By Payroll and Entitlements Editorial Staff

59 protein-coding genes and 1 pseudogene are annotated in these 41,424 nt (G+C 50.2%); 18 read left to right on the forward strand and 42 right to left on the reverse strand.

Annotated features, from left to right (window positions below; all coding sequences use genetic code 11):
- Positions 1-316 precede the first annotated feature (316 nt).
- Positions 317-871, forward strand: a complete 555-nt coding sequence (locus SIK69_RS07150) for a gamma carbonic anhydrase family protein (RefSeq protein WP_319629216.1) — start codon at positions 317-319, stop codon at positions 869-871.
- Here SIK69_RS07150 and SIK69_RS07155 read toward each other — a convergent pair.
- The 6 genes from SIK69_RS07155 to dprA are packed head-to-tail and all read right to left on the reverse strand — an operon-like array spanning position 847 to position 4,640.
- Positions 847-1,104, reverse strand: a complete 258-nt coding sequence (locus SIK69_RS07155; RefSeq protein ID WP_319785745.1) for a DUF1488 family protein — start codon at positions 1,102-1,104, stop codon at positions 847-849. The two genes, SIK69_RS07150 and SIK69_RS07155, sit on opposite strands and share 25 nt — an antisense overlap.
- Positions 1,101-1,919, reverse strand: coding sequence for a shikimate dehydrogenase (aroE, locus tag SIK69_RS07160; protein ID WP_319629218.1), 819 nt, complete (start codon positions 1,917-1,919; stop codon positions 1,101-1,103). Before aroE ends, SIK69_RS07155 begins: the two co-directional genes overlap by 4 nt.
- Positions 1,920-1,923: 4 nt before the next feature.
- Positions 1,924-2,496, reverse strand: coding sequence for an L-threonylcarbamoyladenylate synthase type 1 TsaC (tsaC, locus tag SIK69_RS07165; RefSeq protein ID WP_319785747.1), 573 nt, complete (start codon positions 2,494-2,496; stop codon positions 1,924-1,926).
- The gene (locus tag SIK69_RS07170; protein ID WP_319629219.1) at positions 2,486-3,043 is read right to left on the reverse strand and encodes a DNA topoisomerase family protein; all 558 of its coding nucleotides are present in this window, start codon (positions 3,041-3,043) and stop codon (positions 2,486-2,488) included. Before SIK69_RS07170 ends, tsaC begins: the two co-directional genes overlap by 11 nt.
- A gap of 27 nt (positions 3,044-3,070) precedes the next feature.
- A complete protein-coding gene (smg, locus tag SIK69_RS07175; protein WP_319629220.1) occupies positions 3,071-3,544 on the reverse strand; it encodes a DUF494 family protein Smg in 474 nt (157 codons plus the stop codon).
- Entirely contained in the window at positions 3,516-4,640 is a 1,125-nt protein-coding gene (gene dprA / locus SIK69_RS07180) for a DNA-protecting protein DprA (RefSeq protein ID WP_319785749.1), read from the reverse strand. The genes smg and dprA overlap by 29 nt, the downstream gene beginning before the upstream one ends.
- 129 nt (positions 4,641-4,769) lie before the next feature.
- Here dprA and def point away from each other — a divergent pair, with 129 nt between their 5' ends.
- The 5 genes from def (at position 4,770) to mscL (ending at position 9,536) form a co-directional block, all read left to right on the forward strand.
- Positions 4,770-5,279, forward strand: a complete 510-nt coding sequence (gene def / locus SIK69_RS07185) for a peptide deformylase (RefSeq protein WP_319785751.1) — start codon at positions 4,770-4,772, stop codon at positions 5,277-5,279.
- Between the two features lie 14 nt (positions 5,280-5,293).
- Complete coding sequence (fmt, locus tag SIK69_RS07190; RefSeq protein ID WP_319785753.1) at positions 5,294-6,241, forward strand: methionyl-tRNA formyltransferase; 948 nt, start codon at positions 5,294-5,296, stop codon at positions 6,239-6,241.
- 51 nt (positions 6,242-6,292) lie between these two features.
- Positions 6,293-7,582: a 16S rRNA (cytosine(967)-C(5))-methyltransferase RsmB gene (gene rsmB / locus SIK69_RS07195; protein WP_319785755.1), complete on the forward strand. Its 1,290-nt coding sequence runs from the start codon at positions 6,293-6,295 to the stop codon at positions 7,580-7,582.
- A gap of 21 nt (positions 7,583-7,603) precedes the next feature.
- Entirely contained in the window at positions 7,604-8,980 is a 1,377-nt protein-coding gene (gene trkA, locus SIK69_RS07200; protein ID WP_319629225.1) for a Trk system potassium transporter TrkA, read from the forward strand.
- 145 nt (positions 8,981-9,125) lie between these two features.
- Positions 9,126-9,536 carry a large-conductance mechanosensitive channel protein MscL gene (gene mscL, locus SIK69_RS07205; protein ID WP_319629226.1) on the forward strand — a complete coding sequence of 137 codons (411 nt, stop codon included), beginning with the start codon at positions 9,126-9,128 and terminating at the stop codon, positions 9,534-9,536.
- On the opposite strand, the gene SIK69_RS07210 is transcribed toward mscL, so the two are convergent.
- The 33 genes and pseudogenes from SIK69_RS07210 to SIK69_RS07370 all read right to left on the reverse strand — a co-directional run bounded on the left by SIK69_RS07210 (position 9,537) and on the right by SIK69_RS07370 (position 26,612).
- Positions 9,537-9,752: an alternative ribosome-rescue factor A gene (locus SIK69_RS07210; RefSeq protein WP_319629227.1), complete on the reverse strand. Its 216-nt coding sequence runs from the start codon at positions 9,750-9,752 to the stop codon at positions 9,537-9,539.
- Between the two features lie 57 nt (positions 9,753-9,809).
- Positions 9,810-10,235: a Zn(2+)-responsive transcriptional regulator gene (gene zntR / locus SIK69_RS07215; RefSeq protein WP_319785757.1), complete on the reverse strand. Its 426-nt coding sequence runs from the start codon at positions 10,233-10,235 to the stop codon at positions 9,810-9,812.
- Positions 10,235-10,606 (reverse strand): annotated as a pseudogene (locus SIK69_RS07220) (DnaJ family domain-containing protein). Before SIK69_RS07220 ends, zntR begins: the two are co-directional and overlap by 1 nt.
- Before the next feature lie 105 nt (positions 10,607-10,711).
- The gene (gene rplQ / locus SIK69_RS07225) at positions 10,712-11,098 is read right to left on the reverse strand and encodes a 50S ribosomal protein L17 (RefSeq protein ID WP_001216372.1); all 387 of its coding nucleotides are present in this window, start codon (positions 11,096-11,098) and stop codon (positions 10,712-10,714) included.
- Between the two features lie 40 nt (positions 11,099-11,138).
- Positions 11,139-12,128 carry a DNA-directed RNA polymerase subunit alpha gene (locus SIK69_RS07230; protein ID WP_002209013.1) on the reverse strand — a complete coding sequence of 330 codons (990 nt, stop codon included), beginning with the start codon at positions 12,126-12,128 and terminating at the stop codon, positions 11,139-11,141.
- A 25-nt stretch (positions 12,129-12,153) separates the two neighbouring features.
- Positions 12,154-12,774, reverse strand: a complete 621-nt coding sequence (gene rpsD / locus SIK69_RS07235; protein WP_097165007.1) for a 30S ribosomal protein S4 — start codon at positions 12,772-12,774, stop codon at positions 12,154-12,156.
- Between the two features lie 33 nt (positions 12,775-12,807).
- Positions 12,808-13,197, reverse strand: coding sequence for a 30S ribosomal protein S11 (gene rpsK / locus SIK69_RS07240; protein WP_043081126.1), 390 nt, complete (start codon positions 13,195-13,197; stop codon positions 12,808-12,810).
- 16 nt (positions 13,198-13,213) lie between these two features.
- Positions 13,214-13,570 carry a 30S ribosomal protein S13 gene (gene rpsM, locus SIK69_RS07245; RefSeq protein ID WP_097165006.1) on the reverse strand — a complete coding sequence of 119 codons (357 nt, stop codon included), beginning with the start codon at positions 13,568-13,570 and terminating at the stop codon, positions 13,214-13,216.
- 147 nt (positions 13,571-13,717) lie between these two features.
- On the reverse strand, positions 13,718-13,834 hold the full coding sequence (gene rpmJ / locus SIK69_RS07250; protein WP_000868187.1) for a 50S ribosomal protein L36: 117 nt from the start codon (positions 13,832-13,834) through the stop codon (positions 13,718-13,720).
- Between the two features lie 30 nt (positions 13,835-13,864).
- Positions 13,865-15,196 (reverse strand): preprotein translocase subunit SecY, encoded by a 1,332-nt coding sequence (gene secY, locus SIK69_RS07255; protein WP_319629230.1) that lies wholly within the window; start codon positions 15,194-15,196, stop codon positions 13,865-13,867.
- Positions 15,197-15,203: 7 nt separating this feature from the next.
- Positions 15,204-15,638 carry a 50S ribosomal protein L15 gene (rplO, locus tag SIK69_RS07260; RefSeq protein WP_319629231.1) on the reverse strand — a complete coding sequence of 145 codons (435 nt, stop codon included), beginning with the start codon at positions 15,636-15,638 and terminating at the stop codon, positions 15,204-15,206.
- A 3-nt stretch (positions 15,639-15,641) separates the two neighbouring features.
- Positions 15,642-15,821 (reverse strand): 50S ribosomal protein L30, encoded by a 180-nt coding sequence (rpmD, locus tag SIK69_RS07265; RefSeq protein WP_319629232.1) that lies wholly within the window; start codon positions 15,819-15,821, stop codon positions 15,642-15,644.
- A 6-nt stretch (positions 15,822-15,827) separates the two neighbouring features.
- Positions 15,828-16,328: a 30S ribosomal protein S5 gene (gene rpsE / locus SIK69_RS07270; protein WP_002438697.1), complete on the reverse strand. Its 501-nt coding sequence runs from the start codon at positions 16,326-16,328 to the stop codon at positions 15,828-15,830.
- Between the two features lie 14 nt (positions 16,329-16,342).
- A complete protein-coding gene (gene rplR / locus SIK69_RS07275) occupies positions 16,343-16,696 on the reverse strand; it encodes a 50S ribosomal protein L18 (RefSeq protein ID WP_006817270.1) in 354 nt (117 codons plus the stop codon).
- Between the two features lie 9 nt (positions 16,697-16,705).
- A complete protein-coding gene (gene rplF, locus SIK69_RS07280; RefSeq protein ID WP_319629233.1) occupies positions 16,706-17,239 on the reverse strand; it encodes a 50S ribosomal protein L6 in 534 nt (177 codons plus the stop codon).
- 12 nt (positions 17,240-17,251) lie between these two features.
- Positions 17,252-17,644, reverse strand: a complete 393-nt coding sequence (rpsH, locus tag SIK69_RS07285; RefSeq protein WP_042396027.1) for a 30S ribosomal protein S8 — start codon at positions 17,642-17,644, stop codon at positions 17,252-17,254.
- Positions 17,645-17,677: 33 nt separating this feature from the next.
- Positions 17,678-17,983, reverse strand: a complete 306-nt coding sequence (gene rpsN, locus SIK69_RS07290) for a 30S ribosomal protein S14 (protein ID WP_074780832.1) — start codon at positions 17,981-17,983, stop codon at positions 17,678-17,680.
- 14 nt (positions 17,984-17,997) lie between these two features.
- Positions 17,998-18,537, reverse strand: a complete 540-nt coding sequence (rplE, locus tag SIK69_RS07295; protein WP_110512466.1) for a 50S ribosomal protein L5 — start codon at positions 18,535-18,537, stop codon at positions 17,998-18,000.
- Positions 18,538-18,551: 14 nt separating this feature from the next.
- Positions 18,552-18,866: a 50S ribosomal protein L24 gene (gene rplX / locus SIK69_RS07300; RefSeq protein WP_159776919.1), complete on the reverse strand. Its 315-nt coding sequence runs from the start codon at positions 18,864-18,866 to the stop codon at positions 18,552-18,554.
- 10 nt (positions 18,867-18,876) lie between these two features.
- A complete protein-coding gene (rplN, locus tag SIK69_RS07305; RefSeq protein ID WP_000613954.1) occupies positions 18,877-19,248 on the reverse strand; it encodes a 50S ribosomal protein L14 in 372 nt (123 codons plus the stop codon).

The claimant, a server, received benefits when the Commission found that she was involuntarily terminated without misconduct and the court affirmed the judgment awarding those benefits. The employer claimed that the claimant was on medical leave relating to her pregnancy, was released by her doctor, but failed to return as soon as she was physically able and then failed to provide competent medical proof that she was forced to leave work. The Commission found that employer had an informal leave policy allowing for extended leave for pregnancy and a six-month leave was not uncommon. Likewise, it found that the claimant continued to have contact with her employer about obtaining hours though she was not put on the schedule. The employer did not notify the claimant that she was terminated until August, although it predated the termination to April for “no rhyme or reason.” According to the court, after considering the employer's informal approach to its leave policy. there was evidence that although the claimant did not provide any documented medical proof that she was forced to leave work due to pregnancy, there was nothing in the actions of the employer that would have prompted the claimant to seek any additional medical documentation to support her leave. The claimant was not put on the schedule nor did she fail to show up for a shift but was always in contact with the employer's representative about her work schedule. Even the predating of the discharge notice indicated the claimant was not discharged in response to any failure of hers to perform her job. As a result, there was sufficient evidence to support a finding of a discharge instead of a voluntary leaving of work (Julie N. May v. Golden Partners, Inc. and DES, Mo. Ct. of App., Southern Dist., Div. One, No. SD 36638, October 13, 2020).
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